There are several hikes around Lake Louise for all skill levels, and I wanted to do at least one of them on our short two-night stay there. Arguably the most popular is the Lake Agnes Teahouse hike, a moderate 6.8km roundtrip hike that takes hikers to, you guessed it, a family-run tea house on the shores of Lake Agnes. It takes approximately 3 hours round trip, depending on your fitness level, and is steadily uphill. We were both interested in taking this hike but didn’t want to chance it and get rained on the whole time. There is also an easy path running the circumference of Lake Louise, but we wanted something more. We decided to hike up to the Fairview Lookout, an easy 1km uphill that brings you to a spot in the forest looking out over Lake Louise and the Chateau. We only passed a handful of other walkers on the path, no more than 10, and we made sure to put our face masks on whenever we passed someone else, although we noted that nobody else did so. Perhaps we were overly cautious to do so, and it can be easy for some to feel that they don’t need to wear a mask when in the great outdoors.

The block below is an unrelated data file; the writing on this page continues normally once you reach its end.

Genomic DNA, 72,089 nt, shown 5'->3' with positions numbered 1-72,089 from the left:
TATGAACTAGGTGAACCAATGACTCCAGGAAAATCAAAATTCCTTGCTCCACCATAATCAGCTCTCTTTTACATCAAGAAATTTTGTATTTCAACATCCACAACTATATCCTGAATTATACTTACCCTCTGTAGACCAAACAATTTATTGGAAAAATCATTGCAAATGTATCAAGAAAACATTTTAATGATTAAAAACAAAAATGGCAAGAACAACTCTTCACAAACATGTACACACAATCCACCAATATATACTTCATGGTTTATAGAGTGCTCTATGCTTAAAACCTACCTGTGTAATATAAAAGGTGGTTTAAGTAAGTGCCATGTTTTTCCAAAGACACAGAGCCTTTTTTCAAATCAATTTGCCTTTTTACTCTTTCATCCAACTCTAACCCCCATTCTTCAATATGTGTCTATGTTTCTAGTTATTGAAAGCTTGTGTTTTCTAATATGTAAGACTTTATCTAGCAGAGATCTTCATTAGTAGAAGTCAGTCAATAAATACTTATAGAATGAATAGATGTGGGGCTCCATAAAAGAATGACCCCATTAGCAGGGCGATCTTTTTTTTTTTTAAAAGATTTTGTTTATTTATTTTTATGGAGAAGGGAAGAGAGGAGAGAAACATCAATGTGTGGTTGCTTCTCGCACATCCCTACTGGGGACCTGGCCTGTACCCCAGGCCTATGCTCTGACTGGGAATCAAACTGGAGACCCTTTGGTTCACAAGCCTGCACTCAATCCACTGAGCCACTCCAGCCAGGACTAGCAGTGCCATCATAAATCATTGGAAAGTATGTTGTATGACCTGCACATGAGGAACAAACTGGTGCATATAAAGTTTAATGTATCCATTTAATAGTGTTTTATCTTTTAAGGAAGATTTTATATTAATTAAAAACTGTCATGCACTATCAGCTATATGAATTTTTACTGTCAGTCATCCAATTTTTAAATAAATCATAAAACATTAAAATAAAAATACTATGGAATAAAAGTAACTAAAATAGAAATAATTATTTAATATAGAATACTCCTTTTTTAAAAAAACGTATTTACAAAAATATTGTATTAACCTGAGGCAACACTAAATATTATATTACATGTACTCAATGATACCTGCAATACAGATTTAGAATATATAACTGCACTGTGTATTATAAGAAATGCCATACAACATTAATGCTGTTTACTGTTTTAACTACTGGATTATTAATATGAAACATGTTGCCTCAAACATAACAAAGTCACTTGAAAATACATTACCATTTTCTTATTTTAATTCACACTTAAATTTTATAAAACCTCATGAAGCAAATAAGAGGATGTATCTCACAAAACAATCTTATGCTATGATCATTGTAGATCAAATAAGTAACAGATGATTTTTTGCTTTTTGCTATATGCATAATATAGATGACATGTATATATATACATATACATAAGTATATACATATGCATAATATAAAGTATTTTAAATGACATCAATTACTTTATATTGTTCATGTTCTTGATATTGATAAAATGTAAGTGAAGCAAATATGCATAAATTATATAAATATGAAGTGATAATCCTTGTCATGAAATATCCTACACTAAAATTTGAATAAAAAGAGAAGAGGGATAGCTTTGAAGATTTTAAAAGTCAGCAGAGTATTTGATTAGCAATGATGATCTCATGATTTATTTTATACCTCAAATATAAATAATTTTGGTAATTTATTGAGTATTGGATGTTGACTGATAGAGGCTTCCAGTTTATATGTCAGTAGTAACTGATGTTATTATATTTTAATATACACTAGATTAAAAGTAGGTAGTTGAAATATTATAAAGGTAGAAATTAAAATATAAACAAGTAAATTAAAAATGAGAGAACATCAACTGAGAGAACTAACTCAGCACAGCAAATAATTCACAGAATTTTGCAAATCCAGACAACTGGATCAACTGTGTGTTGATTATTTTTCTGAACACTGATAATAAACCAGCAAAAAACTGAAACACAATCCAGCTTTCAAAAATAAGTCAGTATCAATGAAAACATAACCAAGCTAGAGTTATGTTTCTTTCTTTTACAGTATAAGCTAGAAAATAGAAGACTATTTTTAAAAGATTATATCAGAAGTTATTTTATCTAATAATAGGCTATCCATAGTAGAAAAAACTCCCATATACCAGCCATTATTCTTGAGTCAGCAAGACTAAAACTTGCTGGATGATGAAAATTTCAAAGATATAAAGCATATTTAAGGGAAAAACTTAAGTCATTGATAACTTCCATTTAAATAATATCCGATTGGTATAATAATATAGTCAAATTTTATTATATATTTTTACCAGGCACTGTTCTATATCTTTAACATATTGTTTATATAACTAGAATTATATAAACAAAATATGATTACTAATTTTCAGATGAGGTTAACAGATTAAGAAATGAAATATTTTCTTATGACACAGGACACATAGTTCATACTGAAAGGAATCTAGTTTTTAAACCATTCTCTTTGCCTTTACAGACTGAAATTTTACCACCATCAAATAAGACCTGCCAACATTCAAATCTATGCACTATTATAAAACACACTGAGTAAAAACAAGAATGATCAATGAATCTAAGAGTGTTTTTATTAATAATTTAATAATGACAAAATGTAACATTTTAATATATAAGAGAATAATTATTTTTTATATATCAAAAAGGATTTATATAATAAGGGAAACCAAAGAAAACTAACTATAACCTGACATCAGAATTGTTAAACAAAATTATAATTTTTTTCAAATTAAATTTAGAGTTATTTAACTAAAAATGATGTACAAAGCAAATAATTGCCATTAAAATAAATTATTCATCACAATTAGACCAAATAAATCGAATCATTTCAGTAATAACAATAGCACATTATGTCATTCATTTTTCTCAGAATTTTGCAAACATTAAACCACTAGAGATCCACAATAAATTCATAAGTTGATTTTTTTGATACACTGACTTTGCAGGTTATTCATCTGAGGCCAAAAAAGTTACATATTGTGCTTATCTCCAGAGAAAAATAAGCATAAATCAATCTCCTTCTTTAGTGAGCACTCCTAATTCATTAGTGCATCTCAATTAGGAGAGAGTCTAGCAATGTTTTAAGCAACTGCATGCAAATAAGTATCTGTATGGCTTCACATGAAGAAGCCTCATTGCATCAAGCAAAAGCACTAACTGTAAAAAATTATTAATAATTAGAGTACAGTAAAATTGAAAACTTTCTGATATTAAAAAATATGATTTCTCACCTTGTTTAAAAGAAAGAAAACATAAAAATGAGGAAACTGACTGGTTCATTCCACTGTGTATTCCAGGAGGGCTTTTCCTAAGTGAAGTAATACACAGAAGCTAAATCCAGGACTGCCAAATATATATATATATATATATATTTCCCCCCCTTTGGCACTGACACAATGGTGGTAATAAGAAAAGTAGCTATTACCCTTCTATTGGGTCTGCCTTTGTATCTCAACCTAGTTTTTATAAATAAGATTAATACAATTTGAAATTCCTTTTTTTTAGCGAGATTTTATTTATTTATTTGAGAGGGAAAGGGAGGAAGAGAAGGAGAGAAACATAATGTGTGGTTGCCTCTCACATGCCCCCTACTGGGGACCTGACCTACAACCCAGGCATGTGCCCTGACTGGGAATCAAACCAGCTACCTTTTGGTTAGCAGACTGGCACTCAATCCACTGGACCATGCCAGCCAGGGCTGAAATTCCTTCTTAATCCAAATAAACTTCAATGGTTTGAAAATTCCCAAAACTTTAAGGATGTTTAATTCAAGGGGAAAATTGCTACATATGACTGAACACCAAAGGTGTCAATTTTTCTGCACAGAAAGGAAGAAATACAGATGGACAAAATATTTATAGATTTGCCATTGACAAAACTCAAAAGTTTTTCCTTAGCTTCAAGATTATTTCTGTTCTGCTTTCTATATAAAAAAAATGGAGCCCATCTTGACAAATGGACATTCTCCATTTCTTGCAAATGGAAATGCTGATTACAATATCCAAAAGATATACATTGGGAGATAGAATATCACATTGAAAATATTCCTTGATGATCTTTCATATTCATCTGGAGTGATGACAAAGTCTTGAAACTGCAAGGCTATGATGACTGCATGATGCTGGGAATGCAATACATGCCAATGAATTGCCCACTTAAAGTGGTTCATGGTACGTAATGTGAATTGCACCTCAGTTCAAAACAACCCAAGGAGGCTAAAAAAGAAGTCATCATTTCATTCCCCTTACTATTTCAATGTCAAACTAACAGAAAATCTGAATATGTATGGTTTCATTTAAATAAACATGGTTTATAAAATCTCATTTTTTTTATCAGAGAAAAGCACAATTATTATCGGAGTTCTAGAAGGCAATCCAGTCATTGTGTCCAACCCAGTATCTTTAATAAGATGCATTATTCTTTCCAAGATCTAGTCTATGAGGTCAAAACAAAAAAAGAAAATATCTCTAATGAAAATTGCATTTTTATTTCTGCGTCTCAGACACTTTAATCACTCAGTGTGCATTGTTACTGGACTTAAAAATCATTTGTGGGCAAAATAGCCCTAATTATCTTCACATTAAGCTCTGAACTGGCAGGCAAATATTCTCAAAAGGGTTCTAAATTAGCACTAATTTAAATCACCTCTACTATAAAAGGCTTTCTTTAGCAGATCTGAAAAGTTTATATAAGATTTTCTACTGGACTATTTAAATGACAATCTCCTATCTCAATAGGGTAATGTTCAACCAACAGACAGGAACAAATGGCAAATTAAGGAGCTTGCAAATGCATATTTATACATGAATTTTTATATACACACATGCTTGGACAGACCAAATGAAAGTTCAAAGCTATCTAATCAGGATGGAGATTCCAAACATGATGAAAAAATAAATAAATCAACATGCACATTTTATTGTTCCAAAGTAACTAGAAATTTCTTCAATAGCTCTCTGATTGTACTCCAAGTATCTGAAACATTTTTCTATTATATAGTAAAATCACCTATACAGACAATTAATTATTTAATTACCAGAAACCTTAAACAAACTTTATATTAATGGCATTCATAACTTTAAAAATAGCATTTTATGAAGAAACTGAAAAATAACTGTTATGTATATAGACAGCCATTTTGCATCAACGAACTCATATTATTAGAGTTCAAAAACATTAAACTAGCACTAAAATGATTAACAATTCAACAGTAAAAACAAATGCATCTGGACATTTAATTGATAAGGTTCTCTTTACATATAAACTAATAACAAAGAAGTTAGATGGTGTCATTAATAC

It was Friday night, and more guests were checking in to the hotel. I noticed more directional ropes placed in the lobby, and more hotel staff were present. Whenever we came back inside that day, a staff member outside the doors asked to see a room card, ensuring that the only people entering the hotel were guests there. We had dinner reservations at the Fairview again, and I was surprised to find out that two of the other restaurants opened back up that day. The restaurant was much busier than it had been the night before, full of families, hikers, groups of friends, and couples having a romantic evening. I was totally pooped after canoeing and hiking that day (nobody ever said I was in shape!) and passed out as soon as my head hit those blissful pillows.